Gary L. Simmons  rev 04/19/05  webwonks.org/WebBuilding/PopupWindows.html
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Gary's Web Building

JavaScript Popup Windows

Recently I received an avalanche of mail asking me how to put a graphic into a pop up browser window. Well, I was really only buried alive in mail... OK in reality a mail truck dumped mail bags filled with mail about graphics in popup windows in my front yard. Maybe it was just a couple of bags... or possibly one bag. Actually it was just a flurry of mail, or a spate if you will. A small spate... like a dribble, or a drip drip drip. Alright alright I admit it! It was just one single, solitary, itsy-bitsy, inky-dinky, stupid, little, fragging e-mail some idiot sent to me asking me how to do it. Gosh I hate you people! So anyway I thought that was a great subject for a new tutorial

 

so I checked online at some of the links on the Web Building page, purused my bookshelves, checked some reference material in Dreamweaver and went to the library to check out a book. In the process I actually learned something no matter hard I kicked and screamed and I am going to share it with you no matter how hard YOU kick and scream so, get a grip, rev up your brain and read on!

By the way, in order to use the JavaScript on this page you must have a browser capable of using JavaScript and (duh) JavaScript on your browser enabled.


Javascript Basics | Window Elements | Open a Window | Code Key | Dog Slappers | Closing Windows New| Scrolling Windows | Scrolling Tips | Bringing Windows to the Front | Ad Hoc Windows | Positioning Windows | Displaying Alerts | Cold Shower | Final Word

  • JavaScript 

    Although it is possible to open new windows using HTML, the most effective way to create pop up windows that will allow you the most control of your windows is by way of JavaScript. The window is the most important interface element in a web browser and JavaScript will provide you with many tools to manipulate windows.

  • First some basics

    In order to use JavaScript you must treat it a little differently than HTML. All your JavaScript functions are put within your <HEAD> tag and oddly enough commented out! This is so older browsers that do not know about JavaScript can blithely ignore JavaScript and go about its archaic business of pounding two rocks together. Modern browsers know that JavaScript is commented out and take this into account. Remember, all JavaScript starts out with these statements in the <HEAD> tag:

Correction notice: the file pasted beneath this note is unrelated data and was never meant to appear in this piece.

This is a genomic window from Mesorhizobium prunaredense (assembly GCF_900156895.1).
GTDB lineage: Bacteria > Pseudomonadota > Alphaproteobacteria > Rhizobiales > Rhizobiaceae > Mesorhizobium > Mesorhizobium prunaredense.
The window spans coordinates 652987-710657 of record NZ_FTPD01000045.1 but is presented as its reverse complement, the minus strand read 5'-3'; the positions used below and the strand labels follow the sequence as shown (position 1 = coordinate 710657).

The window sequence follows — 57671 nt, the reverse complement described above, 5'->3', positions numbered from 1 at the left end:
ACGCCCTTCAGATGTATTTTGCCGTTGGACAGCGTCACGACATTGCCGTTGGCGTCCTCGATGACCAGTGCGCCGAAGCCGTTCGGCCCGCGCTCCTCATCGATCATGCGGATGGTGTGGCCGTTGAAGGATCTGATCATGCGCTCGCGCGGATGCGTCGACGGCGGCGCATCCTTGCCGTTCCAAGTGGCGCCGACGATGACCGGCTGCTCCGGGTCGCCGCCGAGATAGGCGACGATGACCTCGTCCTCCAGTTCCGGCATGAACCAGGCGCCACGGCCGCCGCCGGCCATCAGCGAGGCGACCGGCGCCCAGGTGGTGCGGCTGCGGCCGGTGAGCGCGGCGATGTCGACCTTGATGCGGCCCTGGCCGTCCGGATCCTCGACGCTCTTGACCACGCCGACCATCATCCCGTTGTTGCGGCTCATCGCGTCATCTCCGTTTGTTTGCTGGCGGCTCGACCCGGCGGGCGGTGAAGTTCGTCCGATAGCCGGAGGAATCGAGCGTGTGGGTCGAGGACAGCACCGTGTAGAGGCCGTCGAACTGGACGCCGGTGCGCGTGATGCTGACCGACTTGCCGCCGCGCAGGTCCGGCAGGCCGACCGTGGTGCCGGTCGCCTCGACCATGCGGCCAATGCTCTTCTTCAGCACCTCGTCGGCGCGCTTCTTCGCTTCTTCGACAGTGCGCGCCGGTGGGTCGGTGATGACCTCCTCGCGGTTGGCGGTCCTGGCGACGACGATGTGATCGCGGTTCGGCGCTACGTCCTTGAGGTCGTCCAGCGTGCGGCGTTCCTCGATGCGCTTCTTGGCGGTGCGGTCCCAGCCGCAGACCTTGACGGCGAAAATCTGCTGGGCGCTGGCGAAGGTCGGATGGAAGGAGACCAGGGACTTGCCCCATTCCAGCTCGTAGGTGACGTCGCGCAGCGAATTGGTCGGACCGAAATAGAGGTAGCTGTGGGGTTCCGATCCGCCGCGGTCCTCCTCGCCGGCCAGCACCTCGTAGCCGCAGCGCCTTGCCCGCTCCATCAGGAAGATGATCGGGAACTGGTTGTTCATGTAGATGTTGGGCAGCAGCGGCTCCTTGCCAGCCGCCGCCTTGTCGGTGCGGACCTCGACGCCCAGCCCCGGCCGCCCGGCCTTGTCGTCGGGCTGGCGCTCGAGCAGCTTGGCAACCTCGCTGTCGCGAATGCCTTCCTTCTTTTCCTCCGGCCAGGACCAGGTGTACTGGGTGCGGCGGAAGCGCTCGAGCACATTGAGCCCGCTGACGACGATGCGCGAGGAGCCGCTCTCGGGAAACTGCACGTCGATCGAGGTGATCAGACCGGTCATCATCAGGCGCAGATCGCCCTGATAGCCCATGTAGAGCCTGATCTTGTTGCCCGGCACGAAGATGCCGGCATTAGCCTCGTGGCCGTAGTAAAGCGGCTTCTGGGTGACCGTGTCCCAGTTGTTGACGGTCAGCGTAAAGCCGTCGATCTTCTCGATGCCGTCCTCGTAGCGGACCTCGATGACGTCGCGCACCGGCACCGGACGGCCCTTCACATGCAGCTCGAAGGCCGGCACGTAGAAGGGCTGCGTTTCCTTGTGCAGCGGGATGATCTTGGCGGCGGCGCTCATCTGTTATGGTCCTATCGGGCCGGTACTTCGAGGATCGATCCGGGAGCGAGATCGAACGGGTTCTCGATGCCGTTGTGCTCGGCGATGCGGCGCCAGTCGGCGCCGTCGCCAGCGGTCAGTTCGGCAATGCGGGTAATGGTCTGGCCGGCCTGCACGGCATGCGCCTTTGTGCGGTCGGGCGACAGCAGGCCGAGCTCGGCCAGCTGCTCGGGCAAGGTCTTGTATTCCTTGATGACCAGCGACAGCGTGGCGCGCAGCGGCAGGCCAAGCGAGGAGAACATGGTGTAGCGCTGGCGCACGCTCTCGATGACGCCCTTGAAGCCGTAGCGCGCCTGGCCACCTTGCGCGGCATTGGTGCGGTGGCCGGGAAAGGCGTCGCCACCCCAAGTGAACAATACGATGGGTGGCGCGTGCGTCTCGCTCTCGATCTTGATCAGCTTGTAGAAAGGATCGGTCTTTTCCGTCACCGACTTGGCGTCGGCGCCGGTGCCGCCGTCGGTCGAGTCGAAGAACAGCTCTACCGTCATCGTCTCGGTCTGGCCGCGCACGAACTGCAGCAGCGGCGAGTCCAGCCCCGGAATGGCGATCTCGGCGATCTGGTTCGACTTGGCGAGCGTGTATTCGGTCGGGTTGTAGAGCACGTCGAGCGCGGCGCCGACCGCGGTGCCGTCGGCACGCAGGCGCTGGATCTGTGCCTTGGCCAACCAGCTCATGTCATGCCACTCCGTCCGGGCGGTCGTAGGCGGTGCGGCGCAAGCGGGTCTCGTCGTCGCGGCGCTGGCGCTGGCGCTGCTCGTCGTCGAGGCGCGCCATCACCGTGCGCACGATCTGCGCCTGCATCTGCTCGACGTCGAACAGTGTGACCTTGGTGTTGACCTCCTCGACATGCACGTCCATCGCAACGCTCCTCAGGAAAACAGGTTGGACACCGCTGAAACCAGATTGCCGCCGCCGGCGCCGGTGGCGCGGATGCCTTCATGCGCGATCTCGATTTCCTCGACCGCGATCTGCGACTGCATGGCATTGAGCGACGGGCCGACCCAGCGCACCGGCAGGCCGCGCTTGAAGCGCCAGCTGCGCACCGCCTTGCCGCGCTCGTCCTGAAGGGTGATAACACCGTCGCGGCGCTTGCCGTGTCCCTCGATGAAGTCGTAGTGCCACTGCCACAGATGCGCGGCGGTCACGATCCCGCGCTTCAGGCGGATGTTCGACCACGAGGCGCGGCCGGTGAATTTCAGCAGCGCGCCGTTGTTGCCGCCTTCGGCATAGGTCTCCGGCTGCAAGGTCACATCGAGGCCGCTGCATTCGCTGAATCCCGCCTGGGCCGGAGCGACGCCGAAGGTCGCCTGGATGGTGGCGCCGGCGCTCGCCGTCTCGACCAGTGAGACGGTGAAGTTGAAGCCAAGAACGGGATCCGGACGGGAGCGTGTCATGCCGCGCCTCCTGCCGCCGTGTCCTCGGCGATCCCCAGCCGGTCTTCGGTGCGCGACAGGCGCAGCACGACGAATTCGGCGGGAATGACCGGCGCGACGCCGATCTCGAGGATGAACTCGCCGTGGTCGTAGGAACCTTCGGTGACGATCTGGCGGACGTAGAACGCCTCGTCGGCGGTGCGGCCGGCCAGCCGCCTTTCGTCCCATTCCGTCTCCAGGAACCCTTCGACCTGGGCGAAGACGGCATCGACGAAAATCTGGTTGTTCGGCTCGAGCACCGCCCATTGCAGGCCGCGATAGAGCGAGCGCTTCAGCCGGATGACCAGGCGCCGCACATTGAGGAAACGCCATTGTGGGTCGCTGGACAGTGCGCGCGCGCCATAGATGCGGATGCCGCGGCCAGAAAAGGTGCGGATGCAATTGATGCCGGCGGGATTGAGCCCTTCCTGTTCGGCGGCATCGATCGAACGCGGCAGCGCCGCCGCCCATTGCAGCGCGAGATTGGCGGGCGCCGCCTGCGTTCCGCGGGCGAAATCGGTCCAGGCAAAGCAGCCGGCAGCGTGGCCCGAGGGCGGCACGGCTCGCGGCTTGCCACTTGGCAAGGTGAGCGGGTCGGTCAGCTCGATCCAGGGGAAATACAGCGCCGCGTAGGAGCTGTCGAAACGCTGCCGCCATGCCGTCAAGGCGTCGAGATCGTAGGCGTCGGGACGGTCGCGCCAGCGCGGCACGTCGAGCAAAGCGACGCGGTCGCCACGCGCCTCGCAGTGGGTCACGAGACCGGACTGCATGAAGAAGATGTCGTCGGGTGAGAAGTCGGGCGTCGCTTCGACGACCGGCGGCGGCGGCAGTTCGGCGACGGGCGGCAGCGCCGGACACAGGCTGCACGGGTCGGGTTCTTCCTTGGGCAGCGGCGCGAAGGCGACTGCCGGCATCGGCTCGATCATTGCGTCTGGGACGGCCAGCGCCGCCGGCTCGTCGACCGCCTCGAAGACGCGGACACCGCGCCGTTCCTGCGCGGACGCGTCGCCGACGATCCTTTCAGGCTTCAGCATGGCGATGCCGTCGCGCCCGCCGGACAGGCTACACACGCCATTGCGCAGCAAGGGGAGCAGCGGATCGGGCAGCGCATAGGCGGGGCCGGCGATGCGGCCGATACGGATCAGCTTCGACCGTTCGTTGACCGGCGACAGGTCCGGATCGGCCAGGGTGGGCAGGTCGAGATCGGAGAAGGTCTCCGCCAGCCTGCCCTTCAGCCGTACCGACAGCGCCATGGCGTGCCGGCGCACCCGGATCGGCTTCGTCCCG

< SCRIPT LANGUAGE = "JavaScript" type="text/javascript">
        < !--
         JavaScript function definitions within a commented area
         / / -->
    < /SCRIPT>


    The rest of the function calls go within the <BODY> tag. Got it?

  • Browser window elements

    Some of the important browser window elements that can be accessed are shown in Figure 1 below. The names in this figure correspond to the parameters you can apply in the open() command. You can create windows that can have any combination of the listed parts.


Window elements
Figure 1

  • Lets open a window!

    Here is the code in the <HEAD> I am using to open a window:

    < HEAD>
    < SCRIPT LANGUAGE="JavaScript" type="text/javascript>
    < !-- Begin
    function firstWindow() {
    ElementWindow = window.open('images/WindowElements.gif',
    'FirstWin','width=502,height=325')
    }
    // End -->
    < /SCRIPT>
    < /HEAD>


    ... and in the body of the code:

    < BODY bgcolor="#FFFFFF" text="#000000">
    < a href="javascript:firstWindow()">Click to open the popup window!</a>
    < /BODY>


    Click to open the popup window!

  • What the @#$%^&*! does all that code mean?

    < SCRIPT LANGUAGE="JavaScript" type="text/javascript> This is where you told the browser you were going to use JavaScript and all that followed in the script tag was to be interpreted as such.

    function firstWindow() This is a function declaration. You make this code run just by using it's name, firstWindow(), in an HTML statement later on. All the code in a function is between the "{" (left curly bracket) and the "}" (right curly bracket).

    ElementWindow = An ad hoc variable has an open window object assigned to it just now by you, this is just a way to invoke an instance of the window object. This name can be anything except a reserved JavaScript keyword so you can call it most anything, call it "CowPie" and see if I care.